Adam Hardej

Sep 29, 2022·Newsletter

Cathie Wood Goes VC

Cathie Wood Goes VC

ARK Invest, the famous (infamous?) asset manager focused solely on "disruptive innovation" has partnered with Titan, the VC backed investment management platform, to offer the ARK Venture Fund - a cross-over fund open to unaccredited and accredited investors alike.

Quick disclaimer: Big fan of Cathie Wood as a person. Met her daughter once (weird brag?) and have nothing but very nice things to say about her and her family. Hi if you're reading! (unlikely)

That being said, I have mixed feelings about this fund.

At a bit of a loss as to how this doesn't turn out horribly for retail investors. Every time the word "democratization" gets thrown around this much with the words "disruption" and "innovation" in the same breath my spidey-sense for investors getting fleeced are on high alert.

Here's my issue: Late-stage investing is very hard and very competitive. It's not an index game. It's a stock-picking game, but with the added strain of actually winning access to the best and brightest. We just came out of a cycle where some people thought that wasn't true and we all know how that turned out. Tiger got burned. Even Sequoia, who shifted their whole structure to play cross-over, is feeling the pain of the recent slump. Meanwhile, Union Square Ventures has made a killing by decidedly staying away from holding through stages that they don't feel they have expertise in.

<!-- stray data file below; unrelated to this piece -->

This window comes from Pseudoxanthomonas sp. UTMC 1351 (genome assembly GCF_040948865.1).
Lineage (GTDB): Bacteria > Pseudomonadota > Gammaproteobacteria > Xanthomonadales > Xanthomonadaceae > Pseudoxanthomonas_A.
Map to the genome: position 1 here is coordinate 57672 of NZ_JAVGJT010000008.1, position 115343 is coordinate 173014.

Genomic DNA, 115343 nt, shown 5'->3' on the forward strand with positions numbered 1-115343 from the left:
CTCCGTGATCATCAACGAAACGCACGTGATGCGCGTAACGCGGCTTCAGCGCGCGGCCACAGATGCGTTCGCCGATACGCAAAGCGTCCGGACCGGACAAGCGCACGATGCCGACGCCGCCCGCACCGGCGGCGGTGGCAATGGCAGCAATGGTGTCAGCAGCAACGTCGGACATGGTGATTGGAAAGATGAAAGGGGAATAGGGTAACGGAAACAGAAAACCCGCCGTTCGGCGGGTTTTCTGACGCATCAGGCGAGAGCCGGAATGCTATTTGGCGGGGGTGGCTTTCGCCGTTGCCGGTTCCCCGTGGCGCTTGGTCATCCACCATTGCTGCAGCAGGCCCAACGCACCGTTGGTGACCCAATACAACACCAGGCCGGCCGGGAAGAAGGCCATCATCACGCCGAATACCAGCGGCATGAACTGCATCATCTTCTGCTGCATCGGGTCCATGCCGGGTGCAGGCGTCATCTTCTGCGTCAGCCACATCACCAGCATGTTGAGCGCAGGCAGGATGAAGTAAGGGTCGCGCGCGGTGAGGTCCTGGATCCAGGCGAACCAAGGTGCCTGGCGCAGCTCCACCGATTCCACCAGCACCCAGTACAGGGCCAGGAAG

Everything I've seen points towards a "stick to what you're good at" approach being what's best for returns. The ugly truth here is that staying small and focused doesn't always maximize management fees or the business of running a fund.

The ARK Venture Fund accepts checks as small as $500 on with 2.75% management fee and 0% carry. The pessimist in me sees a future where ARK and Titan clip fees and investors receive regrettable returns. Given the lack of carry, it wouldn't even matter to ARK if they knocked it out of the park - they're getting paid the same either way. The incentives are just plain funky.

The reason my feelings are "mixed" and not just purely negative is that broadening access to private markets is important. It's something we strive to do here at Stonks and this fund is likely a step in the right direction.

It's only when I look past the access to the incentives and expected returns that I get worried.

Other stonky stuff to be aware of:

(After this was first posted I learned that they actually cannot legally charge carry to non-accredited investors. So the fee structure makes a lot more sense.)

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